State III: Changes from state II, in engraving: crosshatched floorlike area added to lower composition.
State IV (not available for illustration): Changes from state III, in engraving: upper triangle further delineated, shading added to hanging form second from left, and additional lines added to top edge of floor area.
For Bourgeois, this imagery recalled the house she lived in as a child in Antony. "The attic was very large because of the slope of the house. Antique chair frames were hung from the ceiling everywhere. My father collected them. He would take them down from the ceiling very delicately and examine them." Bourgeois talked about supporting sculptures and different ways of achieving that. If a sculpture is standing and there is "a fear of it falling," it could always be hung from the ceiling instead. "It is a form of reassurance." (Quote cited in Wye, Deborah and Carol Smith. "The Prints of Louise Bourgeois." New York: The Museum of Modern Art, 1994, p. 126.)
An amendment has been made here to the cataloguing found in Wye and Smith, "The Prints of Louise Bourgeois," 1994, p. 126. At that time, cataloguers were unaware of an earlier state, which surfaced in 2012. With the discovery of state I, each successive state is later (state I is now state II, state II is now state III, etc.).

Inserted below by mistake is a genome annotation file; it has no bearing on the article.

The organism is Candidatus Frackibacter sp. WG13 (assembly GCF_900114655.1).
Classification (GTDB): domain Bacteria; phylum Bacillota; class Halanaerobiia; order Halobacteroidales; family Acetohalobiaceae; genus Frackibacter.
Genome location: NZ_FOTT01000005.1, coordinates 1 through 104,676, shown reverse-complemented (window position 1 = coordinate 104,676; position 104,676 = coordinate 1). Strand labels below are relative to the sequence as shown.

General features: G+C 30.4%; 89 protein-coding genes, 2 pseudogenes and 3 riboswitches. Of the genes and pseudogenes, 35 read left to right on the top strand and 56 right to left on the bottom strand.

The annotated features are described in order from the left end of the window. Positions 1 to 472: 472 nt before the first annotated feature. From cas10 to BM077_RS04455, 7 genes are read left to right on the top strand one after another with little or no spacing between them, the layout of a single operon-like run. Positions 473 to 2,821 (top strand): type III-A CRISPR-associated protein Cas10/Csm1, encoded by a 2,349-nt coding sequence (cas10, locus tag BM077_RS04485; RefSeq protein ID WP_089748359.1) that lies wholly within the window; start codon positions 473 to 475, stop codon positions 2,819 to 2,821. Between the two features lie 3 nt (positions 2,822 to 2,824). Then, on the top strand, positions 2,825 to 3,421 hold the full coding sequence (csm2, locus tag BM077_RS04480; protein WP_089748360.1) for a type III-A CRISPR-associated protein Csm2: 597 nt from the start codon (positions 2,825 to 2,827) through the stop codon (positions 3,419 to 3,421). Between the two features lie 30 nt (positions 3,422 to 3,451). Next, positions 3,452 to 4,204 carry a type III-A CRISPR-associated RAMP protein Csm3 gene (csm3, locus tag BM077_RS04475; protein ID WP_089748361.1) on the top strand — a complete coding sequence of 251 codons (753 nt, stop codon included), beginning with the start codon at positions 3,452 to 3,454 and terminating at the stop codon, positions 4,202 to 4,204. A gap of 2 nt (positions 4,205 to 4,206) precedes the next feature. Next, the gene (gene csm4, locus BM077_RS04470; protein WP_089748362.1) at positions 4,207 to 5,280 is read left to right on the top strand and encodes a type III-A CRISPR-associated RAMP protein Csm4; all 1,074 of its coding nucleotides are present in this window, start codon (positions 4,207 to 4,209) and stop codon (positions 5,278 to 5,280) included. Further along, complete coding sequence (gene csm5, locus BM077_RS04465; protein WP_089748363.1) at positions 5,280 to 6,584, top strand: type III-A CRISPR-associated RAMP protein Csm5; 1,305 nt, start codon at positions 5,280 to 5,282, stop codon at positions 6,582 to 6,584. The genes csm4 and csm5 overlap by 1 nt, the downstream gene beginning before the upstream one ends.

The sheet dimensions could not be documented because this impression is not in MoMA's Collection and could not be examined in person. The image and information published here is taken from Wye, Deborah and Carol Smith. "The Prints of Louise Bourgeois." New York: The Museum of Modern Art, 1994, p. 116. This image has been cropped and does not show the full sheet.
State IV is not in MoMA's Collection and could not be examined in person. The state changes and additions described here are taken from the 1994 catalogue '"The Prints of Louise Bourgeois." The impression catalogued in 1994 is printed on smooth, wove paper; signed "L. Bourgeois 49" lower right margin, pencil; and included the inscription: "Hangings."
In the second half of the 1940s, Bourgeois spent time at Atelier 17, the print workshop of Stanley William Hayter. The workshop had transferred operations from Paris to New York during the war years. It is not known precisely which prints she made at the workshop since she also worked at home on a small press. The designation of “the artist at Atelier 17” as printer means that the impression was likely made at the workshop. The designation is based on dates, inscriptions, techniques favored at Atelier 17, and/or stylistic similarities to images in the illustrated book “He Disappeared into Complete Silence,” which the artist repeatedly cited as having been made at Atelier 17. It is also possible that Bourgeois worked on certain plates both at home and at the workshop, or pulled impressions at both places.
Former Cat. No.:
W & S 56
The Metropolitan Museum of Art; New York Public Library
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